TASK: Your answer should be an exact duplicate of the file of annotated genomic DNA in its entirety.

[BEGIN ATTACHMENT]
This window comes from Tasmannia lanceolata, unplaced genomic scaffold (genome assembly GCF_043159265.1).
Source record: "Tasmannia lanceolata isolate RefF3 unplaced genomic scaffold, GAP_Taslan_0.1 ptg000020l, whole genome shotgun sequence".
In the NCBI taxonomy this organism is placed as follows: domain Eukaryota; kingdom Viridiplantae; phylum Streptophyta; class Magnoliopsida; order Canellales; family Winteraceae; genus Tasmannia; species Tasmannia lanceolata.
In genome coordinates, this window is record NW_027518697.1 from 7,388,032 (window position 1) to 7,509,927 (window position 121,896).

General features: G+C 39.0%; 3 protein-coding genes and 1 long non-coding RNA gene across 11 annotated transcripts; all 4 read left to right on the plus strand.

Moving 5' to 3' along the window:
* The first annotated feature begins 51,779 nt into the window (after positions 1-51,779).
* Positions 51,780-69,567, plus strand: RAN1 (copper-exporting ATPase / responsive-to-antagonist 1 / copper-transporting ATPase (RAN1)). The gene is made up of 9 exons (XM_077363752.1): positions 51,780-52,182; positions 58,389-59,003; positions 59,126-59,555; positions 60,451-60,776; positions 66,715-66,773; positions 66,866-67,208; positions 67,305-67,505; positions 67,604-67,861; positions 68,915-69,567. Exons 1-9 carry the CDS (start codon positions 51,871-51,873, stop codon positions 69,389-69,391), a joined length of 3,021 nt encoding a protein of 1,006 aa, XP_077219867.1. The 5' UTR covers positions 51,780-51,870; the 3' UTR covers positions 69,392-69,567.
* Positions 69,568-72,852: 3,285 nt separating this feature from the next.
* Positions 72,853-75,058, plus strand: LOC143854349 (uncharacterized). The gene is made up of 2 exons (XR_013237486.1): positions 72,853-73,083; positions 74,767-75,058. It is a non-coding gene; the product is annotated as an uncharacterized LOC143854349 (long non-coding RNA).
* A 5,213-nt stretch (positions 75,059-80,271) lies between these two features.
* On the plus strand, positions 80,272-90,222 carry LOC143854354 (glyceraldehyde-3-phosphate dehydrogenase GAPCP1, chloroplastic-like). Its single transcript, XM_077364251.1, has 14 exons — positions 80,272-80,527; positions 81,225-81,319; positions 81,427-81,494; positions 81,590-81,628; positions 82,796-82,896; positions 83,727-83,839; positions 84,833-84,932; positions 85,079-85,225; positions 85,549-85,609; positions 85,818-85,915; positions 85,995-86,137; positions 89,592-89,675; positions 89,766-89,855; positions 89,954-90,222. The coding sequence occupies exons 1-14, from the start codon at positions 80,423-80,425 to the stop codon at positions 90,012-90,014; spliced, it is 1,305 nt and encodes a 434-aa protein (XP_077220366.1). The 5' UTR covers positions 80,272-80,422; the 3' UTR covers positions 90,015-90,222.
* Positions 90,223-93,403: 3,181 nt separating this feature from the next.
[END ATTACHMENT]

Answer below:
This window comes from Tasmannia lanceolata, unplaced genomic scaffold (genome assembly GCF_043159265.1).
Source record: "Tasmannia lanceolata isolate RefF3 unplaced genomic scaffold, GAP_Taslan_0.1 ptg000020l, whole genome shotgun sequence".
In the NCBI taxonomy this organism is placed as follows: domain Eukaryota; kingdom Viridiplantae; phylum Streptophyta; class Magnoliopsida; order Canellales; family Winteraceae; genus Tasmannia; species Tasmannia lanceolata.
In genome coordinates, this window is record NW_027518697.1 from 7,388,032 (window position 1) to 7,509,927 (window position 121,896).

General features: G+C 39.0%; 3 protein-coding genes and 1 long non-coding RNA gene across 11 annotated transcripts; all 4 read left to right on the plus strand.

Moving 5' to 3' along the window:
* The first annotated feature begins 51,779 nt into the window (after positions 1-51,779).
* Positions 51,780-69,567, plus strand: RAN1 (copper-exporting ATPase / responsive-to-antagonist 1 / copper-transporting ATPase (RAN1)). The gene is made up of 9 exons (XM_077363752.1): positions 51,780-52,182; positions 58,389-59,003; positions 59,126-59,555; positions 60,451-60,776; positions 66,715-66,773; positions 66,866-67,208; positions 67,305-67,505; positions 67,604-67,861; positions 68,915-69,567. Exons 1-9 carry the CDS (start codon positions 51,871-51,873, stop codon positions 69,389-69,391), a joined length of 3,021 nt encoding a protein of 1,006 aa, XP_077219867.1. The 5' UTR covers positions 51,780-51,870; the 3' UTR covers positions 69,392-69,567.
* Positions 69,568-72,852: 3,285 nt separating this feature from the next.
* Positions 72,853-75,058, plus strand: LOC143854349 (uncharacterized). The gene is made up of 2 exons (XR_013237486.1): positions 72,853-73,083; positions 74,767-75,058. It is a non-coding gene; the product is annotated as an uncharacterized LOC143854349 (long non-coding RNA).
* A 5,213-nt stretch (positions 75,059-80,271) lies between these two features.
* On the plus strand, positions 80,272-90,222 carry LOC143854354 (glyceraldehyde-3-phosphate dehydrogenase GAPCP1, chloroplastic-like). Its single transcript, XM_077364251.1, has 14 exons — positions 80,272-80,527; positions 81,225-81,319; positions 81,427-81,494; positions 81,590-81,628; positions 82,796-82,896; positions 83,727-83,839; positions 84,833-84,932; positions 85,079-85,225; positions 85,549-85,609; positions 85,818-85,915; positions 85,995-86,137; positions 89,592-89,675; positions 89,766-89,855; positions 89,954-90,222. The coding sequence occupies exons 1-14, from the start codon at positions 80,423-80,425 to the stop codon at positions 90,012-90,014; spliced, it is 1,305 nt and encodes a 434-aa protein (XP_077220366.1). The 5' UTR covers positions 80,272-80,422; the 3' UTR covers positions 90,015-90,222.
* Positions 90,223-93,403: 3,181 nt separating this feature from the next.